KRAS mutation analysis was carried out by Labcorp CMBP, Research Triangle Park, NC, USA.

An aliquot of the remaining DNA was supplied to Sequenom GmbH, Hamburg for analysis using Sequenom iPlex chemistry and MALDI-TOF.

Sequenom iPlex Pro Assay Design

Table 1 shows the custom panel of mutation assays which was designed for mutations in 14 oncogenes namely BRAF, CDNK2A, CTNNB1, EGFR, ERBB2, FGFR, HRAS, KRAS, STK11, MET, NRAS, TP53, PIK3CA and PTEN. Mutations were selected based on known frequency in NSCLC or melanoma, biological significance or presence of any significant “hotspots” lending themselves to targeted assays [2], [10][13].

The mutation analysis was performed at Sequenom GmbH (Hamburg) and consisted of 10 multiplexes containing 82 assays to detect over 160 different mutations. The manufacturer's standard protocol was followed [9]. In short, 2 µL of template genomic DNA was amplified by multiplex PCR to extend wild-type (WT) and mutant DNA, followed by a shrimp-alkaline-phosphatase treatment to remove surplus nucleotides. Next, a primer extension reaction (iPLEX Pro) was performed with mass-modified terminator nucleotides, and the products were spotted on a SpectroCHIP (Sequenom). The distinct masses were determined by MALDI-TOF mass-spectrometry. Data were analyzed using MassARRAY Typer Analyser software (Sequenom) [9].


Analysis Success Rates

DNA yield ranged from ∼10 genomic copies per µL to ∼30,000 copies per µL with a mean of 1837 copies per µL (5.9 ng/µL). Eleven samples with very low copy number (≤10 copies per µL) failed analysis using the ARMS kit. All samples were successfully analysed using the MALDI-TOF panel.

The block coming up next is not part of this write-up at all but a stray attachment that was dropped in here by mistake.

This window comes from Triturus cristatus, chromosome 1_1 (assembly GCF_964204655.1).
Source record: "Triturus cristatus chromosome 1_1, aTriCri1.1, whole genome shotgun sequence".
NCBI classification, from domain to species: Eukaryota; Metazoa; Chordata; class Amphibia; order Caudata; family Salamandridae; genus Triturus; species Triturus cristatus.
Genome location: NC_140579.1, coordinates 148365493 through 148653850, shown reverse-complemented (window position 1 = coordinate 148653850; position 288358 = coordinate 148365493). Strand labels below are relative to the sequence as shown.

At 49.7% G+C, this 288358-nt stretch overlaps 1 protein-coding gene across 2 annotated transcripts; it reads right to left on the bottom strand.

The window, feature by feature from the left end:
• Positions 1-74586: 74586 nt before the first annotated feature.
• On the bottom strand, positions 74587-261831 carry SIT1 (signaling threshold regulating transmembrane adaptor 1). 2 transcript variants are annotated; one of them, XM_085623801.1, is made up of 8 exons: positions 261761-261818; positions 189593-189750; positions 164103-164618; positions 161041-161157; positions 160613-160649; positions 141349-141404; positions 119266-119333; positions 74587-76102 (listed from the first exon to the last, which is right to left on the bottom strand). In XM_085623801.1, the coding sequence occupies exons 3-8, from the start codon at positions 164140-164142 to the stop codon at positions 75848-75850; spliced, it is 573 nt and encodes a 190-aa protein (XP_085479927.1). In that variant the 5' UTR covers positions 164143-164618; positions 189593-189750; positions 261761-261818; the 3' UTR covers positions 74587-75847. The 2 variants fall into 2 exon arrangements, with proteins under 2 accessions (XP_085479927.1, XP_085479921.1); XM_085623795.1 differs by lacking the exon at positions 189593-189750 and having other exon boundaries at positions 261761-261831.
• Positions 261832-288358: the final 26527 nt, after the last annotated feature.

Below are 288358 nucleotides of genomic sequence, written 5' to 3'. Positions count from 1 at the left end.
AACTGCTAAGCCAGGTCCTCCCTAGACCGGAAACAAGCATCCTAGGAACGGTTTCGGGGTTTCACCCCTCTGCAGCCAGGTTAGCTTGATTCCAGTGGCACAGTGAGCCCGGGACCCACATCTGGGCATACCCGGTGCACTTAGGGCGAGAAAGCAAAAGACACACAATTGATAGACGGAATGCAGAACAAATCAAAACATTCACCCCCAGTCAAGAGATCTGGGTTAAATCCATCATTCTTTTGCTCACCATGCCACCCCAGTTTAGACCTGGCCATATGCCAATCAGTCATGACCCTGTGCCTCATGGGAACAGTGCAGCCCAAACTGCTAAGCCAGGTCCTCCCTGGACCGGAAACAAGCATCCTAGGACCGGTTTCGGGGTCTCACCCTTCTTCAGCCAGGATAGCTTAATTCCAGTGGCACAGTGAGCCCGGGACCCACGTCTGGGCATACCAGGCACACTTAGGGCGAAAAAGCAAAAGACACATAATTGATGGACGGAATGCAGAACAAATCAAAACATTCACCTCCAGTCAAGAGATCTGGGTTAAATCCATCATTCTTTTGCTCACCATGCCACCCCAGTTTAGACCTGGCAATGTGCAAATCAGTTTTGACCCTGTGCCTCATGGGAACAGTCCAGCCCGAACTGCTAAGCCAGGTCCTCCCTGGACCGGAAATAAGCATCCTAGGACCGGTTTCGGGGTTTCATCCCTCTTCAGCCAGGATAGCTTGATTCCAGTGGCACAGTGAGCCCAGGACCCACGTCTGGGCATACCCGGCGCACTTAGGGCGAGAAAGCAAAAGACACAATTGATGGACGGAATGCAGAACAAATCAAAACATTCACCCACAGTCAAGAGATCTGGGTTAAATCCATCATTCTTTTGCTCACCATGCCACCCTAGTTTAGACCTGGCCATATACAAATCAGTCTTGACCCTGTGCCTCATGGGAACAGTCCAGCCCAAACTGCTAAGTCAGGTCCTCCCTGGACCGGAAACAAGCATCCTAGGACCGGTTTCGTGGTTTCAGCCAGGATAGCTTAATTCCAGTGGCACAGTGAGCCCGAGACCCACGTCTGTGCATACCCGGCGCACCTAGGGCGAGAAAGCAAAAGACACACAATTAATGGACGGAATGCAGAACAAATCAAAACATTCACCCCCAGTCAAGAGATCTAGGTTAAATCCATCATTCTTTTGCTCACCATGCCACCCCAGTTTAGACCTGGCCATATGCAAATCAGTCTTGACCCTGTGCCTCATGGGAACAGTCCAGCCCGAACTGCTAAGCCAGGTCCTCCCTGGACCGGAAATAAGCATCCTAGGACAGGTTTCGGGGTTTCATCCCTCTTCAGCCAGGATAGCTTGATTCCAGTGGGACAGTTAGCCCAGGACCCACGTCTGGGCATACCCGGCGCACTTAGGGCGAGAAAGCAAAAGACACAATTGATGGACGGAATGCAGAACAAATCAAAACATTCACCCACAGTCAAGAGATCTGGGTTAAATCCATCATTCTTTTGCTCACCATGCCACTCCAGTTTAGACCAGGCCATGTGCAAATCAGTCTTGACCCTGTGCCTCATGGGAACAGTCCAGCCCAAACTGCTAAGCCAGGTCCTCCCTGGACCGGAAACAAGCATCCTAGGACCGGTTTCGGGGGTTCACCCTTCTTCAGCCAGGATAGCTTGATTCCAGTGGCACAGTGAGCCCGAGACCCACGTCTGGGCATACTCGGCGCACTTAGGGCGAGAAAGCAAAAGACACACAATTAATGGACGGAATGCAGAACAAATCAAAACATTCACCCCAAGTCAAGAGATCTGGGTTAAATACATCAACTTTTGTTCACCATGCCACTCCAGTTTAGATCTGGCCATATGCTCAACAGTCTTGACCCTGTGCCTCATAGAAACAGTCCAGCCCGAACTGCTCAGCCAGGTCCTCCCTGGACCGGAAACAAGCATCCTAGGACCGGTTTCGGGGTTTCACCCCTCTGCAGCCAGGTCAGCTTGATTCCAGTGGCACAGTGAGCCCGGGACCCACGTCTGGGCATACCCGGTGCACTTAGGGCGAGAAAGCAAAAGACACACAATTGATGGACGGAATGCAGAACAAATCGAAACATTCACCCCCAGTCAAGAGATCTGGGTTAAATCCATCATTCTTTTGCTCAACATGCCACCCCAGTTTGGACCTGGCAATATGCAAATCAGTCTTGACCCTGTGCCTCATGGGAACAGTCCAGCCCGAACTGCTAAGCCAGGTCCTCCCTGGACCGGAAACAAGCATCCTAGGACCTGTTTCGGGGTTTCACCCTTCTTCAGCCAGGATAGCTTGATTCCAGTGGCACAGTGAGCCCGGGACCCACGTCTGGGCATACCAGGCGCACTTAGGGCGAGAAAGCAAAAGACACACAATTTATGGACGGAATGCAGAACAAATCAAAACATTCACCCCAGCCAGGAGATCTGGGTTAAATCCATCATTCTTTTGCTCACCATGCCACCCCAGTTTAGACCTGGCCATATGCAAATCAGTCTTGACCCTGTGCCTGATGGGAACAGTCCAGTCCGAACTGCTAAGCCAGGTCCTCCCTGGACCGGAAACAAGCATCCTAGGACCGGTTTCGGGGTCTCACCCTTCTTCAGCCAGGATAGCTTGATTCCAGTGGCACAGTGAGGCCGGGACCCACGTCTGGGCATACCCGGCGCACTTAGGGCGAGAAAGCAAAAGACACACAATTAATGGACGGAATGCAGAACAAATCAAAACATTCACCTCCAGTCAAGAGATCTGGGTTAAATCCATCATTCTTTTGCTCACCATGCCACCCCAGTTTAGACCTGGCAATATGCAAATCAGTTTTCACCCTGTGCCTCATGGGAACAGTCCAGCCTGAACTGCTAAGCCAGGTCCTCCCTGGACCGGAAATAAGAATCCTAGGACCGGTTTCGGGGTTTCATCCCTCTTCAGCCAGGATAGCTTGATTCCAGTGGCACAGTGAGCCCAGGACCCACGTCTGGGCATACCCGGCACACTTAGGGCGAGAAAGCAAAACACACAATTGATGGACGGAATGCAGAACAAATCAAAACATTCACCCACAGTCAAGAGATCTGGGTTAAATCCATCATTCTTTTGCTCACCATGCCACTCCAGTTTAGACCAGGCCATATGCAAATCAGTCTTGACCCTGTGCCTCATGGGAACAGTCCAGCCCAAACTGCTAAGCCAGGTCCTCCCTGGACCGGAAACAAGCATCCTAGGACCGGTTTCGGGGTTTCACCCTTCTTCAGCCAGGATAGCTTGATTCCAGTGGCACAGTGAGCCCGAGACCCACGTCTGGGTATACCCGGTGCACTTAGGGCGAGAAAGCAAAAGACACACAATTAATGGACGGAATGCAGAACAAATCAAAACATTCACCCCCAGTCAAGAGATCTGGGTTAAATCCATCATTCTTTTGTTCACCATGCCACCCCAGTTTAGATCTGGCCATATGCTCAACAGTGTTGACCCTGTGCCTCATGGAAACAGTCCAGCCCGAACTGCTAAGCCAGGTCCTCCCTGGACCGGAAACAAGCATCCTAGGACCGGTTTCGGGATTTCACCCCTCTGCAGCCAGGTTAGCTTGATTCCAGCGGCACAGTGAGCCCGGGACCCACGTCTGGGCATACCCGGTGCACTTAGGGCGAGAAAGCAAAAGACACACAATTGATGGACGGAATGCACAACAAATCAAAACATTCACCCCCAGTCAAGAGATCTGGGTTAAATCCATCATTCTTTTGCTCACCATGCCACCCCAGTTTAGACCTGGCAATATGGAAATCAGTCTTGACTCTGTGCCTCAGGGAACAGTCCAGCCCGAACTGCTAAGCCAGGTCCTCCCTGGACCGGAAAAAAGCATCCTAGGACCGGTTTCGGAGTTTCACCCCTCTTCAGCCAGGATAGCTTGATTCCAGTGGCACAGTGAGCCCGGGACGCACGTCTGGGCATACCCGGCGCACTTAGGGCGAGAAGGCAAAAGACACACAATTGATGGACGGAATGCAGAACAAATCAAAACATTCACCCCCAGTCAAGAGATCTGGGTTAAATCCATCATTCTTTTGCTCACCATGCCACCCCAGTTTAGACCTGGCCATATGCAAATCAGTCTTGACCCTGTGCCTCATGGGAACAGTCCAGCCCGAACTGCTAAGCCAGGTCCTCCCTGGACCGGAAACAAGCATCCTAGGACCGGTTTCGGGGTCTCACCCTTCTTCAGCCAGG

Comparison Between MALDI-TOF Panel and ARMS Kit for KRAS in NSCLC

238 samples were analysed using the ARMS kit which was designed to detect the following 7 KRAS mutations: G12C/R/S/V/A/D and G13D. 46/238 (19%) patient samples were classified as KRAS mutant positive by the ARMS test. The MALDI-TOF method covers G12C/R/S/V/A/D, G13D/V/A/E and Q61L/R/P/E/K/H. 53/238 (22%) samples were classified as KRAS positive by MALDI-TOF, with one patient having two separate mutations, one in codon 12 and one in codon 61.

A KRAS A146 mutation assay was included on the MALDI-TOF panel and no mutations were detected, consistent with previous reports suggesting this particular mutation, although relevant in colorectal cancer, is not important in NSCLC [12], [14].

Concordance of MALDI-TOF Method with ARMS Kit

Concordance between the two platforms was determined using data from samples that were evaluable by both methods (i.e. we excluded the 11 samples that failed by ARMS method). The MALDI-TOF method detected 6 (13%) more KRAS mutations in total, in part due to broader coverage (Table 2 & 3). For those mutations detectable by both platforms the positive percentage agreement (PPA) between the ARMS method and MALDI-TOF method was 97.8% (Table 4) and the overall percentage agreement (OPA) was 99.1%. The specificity of the Sequenom platform in samples established as wild type by ARMS was 98.3% (negative percentage agreement).

Table 2. Comparison of number of individual KRAS mutations detected by MALDI-TOF and ARMS kit.

Table 3. Number of KRAS mutations detected vs. mutation not detected (MND) and fails by both methods.

Table 4. Number of NSCLC samples in agreement between ARMS kit and MALDI-TOF in assays common to both kits.

The two discordant samples included one sample in which MALDI-TOF detected a G12D mutation with the ARMS assay result exceeding the criteria described in the kit insert for a positive result. In the second sample, MALDI-TOF generated no detectable signal whilst ARMS detected a G12C. The most likely explanation for this is that the high proportion of wild type DNA may have exceeded the analytical sensitivity of standard iPlex Pro chemistry. It has been shown by this group (data not published) that this panel was able to detect mutations robustly down to 5% (limit of our analysis) using cell line admixtures.